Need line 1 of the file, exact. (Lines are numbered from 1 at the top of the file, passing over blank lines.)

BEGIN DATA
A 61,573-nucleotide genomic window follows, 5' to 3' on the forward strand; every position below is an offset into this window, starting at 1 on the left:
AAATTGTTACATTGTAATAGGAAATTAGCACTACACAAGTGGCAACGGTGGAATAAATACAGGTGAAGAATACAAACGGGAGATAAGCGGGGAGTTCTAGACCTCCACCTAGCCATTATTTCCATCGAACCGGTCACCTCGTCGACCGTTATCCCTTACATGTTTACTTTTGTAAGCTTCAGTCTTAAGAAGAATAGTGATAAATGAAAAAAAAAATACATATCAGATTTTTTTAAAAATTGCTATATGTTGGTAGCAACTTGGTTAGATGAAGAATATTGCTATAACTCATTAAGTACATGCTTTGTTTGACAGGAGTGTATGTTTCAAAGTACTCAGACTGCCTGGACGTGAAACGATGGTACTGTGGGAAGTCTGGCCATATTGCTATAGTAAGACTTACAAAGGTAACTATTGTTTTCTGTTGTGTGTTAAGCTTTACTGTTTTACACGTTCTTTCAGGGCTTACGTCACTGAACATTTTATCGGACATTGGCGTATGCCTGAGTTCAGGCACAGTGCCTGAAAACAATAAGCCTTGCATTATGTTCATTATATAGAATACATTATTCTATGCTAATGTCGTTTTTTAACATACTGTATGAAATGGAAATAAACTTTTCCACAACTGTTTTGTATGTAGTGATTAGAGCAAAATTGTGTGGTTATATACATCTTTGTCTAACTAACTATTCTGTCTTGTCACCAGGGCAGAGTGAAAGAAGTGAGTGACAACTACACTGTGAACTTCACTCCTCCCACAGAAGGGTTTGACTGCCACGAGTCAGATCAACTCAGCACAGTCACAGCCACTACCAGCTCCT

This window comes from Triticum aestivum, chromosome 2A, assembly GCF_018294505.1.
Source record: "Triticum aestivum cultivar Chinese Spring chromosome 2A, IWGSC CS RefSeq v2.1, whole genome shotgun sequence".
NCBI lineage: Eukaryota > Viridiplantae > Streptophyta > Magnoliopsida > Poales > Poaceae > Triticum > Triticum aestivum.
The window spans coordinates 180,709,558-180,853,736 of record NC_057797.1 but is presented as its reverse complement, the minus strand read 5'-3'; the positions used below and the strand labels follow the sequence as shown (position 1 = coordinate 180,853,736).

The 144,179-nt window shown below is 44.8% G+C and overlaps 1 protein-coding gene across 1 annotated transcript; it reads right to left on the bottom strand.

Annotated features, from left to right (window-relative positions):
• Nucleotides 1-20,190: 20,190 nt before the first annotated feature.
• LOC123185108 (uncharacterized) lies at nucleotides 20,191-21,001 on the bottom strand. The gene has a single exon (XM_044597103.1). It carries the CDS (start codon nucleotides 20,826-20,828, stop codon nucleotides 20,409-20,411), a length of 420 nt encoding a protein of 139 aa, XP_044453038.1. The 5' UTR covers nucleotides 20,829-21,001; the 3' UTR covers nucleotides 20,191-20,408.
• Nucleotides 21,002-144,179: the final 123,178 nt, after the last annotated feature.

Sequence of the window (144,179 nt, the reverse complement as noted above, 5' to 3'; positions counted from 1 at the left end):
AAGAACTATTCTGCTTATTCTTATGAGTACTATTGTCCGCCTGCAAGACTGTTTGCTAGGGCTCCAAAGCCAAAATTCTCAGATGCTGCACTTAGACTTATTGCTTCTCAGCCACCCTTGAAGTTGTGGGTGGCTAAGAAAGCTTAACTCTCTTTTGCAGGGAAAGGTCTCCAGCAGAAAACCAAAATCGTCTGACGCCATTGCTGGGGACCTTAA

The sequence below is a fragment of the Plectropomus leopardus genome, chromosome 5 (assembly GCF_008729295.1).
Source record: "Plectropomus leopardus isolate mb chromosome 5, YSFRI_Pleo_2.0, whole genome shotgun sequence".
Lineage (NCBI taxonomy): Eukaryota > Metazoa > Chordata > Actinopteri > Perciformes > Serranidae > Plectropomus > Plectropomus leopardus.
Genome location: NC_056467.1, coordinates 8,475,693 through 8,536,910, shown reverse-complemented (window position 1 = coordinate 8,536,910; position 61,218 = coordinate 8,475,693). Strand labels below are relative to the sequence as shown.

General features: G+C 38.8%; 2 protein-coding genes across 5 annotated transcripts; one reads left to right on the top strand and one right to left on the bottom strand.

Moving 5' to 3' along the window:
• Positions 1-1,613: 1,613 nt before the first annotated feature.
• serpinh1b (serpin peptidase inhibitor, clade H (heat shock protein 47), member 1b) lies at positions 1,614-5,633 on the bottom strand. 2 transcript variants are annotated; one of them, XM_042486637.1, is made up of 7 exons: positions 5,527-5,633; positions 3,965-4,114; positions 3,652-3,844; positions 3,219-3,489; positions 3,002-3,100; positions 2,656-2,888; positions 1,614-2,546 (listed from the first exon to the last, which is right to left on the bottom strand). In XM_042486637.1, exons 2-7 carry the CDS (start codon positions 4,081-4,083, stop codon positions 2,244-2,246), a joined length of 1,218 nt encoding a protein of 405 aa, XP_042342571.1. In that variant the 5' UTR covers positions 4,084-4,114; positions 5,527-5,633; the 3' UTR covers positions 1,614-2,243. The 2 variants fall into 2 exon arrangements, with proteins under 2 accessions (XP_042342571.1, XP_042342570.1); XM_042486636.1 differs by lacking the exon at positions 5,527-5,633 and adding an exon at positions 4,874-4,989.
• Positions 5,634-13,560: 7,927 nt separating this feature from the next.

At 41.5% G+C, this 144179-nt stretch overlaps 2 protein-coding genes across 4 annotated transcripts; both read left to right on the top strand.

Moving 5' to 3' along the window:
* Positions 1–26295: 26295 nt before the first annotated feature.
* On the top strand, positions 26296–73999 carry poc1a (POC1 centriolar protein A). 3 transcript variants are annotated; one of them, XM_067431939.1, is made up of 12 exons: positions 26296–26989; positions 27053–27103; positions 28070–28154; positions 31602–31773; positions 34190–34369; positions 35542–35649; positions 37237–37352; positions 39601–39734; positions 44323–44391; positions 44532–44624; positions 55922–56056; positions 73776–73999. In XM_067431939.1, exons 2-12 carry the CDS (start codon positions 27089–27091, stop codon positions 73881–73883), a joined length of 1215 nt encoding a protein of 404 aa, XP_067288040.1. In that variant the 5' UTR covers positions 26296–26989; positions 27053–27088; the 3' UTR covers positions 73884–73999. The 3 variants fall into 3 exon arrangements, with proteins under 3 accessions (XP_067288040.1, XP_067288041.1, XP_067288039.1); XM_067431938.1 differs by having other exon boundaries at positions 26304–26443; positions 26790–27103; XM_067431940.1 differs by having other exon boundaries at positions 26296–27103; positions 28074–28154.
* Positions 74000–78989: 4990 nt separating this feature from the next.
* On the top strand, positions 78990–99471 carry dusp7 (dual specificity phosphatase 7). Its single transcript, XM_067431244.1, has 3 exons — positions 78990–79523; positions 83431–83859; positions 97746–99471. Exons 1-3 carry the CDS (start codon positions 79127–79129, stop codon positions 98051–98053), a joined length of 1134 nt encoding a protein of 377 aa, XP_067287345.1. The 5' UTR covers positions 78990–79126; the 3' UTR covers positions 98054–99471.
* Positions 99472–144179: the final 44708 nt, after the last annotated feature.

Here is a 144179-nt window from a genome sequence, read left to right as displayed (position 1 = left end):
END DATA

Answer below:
A 61,573-nucleotide genomic window follows, 5' to 3' on the forward strand; every position below is an offset into this window, starting at 1 on the left: